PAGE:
This Is Us” became the first NBC show nominated in the Golden Globes’ drama series category in 10 years on Monday morning. The family drama scored three Golden Globe nominations total, with Mandy Moore and Chrissy Metz both picking up nods in the supporting actress category.

The last NBC drama to have made the cut? “Heroes,” for its first season in 2006. That was also the last year that broadcast series made up the majority of the drama nominations.

“This Is Us” is, by just about any metric, a genuine hit for NBC. It’s averaging a 2.6 rating in the advertiser-coveted 18-49 demographic and 9.56 million total viewers just in Nielsen’s Live-Plus-Same Day ratings — it generally adds on another 2.0 in the demo and 5 million viewers once viewing within seven days is counted, and around four tenths of a point in the “C3” ratings that matter to advertisers.

In fact, it’s the only show the network has ever had that’s built on the audience coming out of “The Voice,” and has continued doing so. The Nov. 30 episode actually surpassed “Empire” — considered the barometer of “hit”-dom these days — when viewing within three days was counted.

The HFPA, perhaps moreso than the Emmys of late, has been willing to include at least one broadcast drama in its nominations — though they tended to be big, buzzy hits like “Empire” or understated critical darlings like “The Good Wife.”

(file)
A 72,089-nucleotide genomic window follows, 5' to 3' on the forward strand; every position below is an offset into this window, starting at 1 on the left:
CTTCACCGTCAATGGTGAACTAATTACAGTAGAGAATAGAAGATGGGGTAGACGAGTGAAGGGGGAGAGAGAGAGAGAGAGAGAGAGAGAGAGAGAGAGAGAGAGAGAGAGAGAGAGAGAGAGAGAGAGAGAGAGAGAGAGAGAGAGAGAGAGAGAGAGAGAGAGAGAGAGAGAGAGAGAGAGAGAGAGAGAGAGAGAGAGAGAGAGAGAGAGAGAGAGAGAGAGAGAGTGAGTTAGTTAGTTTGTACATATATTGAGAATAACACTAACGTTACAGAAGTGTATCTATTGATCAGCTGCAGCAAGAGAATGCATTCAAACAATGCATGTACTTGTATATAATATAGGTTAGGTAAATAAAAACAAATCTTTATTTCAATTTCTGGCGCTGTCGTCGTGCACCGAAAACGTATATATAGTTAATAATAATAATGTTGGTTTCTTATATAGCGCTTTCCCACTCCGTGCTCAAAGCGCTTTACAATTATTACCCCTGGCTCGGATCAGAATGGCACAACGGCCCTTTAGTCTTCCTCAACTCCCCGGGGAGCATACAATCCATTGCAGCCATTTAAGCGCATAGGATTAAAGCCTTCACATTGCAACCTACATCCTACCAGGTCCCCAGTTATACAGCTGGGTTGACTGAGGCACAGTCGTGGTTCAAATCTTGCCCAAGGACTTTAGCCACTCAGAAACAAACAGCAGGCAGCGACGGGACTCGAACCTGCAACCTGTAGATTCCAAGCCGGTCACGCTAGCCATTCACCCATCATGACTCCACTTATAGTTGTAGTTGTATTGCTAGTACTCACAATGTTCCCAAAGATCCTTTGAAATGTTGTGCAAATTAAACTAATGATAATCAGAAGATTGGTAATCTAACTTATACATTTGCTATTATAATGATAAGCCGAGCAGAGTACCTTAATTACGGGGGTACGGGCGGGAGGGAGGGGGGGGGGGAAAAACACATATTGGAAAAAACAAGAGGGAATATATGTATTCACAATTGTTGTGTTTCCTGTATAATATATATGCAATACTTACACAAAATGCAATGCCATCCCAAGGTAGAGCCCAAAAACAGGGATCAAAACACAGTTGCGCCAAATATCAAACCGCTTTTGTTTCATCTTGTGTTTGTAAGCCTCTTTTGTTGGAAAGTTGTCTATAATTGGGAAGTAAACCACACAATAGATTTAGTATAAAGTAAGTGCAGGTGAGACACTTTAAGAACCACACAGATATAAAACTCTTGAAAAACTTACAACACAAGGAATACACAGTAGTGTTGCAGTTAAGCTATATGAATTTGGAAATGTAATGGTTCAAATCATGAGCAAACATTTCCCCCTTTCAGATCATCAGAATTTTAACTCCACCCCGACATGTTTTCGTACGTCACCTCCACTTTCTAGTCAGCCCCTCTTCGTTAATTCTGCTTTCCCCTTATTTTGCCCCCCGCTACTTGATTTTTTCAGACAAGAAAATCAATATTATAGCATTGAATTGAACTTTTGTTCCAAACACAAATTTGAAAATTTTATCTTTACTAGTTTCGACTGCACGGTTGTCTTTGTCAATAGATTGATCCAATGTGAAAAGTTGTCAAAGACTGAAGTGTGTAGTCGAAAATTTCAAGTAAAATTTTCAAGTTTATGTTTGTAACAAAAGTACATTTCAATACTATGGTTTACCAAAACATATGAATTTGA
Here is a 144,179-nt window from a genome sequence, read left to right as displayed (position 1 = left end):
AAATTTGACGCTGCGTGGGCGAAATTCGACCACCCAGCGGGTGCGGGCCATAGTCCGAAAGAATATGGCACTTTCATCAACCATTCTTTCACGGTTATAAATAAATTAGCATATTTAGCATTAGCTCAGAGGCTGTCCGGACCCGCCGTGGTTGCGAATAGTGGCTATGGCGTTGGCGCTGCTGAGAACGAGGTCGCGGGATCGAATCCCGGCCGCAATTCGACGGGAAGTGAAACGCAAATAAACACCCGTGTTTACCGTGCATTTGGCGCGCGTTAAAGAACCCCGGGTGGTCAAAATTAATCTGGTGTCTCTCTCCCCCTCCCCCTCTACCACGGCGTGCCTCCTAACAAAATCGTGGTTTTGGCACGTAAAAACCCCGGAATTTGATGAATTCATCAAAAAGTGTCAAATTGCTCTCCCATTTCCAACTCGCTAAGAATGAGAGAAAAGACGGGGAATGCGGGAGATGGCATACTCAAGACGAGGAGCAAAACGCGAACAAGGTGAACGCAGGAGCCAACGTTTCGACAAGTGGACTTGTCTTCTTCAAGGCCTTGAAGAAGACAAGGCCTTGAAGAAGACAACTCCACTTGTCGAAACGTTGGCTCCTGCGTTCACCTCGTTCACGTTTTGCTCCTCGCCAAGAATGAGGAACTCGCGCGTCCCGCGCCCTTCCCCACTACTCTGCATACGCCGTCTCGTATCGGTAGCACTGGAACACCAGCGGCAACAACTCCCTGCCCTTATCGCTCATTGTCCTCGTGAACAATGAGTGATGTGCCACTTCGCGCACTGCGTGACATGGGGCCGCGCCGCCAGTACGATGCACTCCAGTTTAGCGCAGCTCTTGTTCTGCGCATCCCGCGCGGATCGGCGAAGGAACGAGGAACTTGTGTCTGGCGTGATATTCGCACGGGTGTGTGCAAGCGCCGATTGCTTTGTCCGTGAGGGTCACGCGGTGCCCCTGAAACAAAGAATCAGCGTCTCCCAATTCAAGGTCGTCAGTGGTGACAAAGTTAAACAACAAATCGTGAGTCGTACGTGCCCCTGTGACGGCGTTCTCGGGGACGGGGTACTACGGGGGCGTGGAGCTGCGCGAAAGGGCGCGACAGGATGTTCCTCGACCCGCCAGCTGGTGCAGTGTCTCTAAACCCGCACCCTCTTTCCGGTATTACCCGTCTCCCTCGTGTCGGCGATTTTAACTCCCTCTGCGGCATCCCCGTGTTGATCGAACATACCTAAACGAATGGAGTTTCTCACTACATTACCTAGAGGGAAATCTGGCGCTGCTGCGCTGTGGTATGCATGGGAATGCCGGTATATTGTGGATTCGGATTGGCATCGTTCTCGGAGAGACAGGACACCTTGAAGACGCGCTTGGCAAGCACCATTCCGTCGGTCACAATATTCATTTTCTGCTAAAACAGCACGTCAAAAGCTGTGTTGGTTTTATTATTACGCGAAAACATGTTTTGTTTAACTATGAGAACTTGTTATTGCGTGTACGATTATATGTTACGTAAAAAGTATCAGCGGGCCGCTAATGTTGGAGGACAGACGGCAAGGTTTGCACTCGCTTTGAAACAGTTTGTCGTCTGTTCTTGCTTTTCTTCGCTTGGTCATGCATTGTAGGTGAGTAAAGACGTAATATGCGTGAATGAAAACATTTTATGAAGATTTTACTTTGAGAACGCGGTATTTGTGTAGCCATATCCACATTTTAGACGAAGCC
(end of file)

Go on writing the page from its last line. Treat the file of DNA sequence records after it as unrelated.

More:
The show itself concerns a family consisting of three siblings — twins Kate (Metz) and Kevin (Justin Hartley) and adopted brother Randall (Sterling K. Brown) — and their parents, Jack (Milo Ventimiglia) and Rebecca (Moore). The story jumps back and forth between the present day and Jack and Rebecca raising the kids.

The actors were all submitted in the supporting category, which lumps together all series, limited series, and TV movies — possibly explaining the difficulty for the male actors in breaking through. (Brown got a supporting actor nod, but for playing Chris Darden on FX’s “The People v. O.J. Simpson.”)

“This Is Us” is produced by 20th Century Fox Television. It also recently snagged the lone broadcast drama entry in the new series category for the WGA Awards nominations. NBC quickly extended the first season to 18 episodes shortly after it premiered.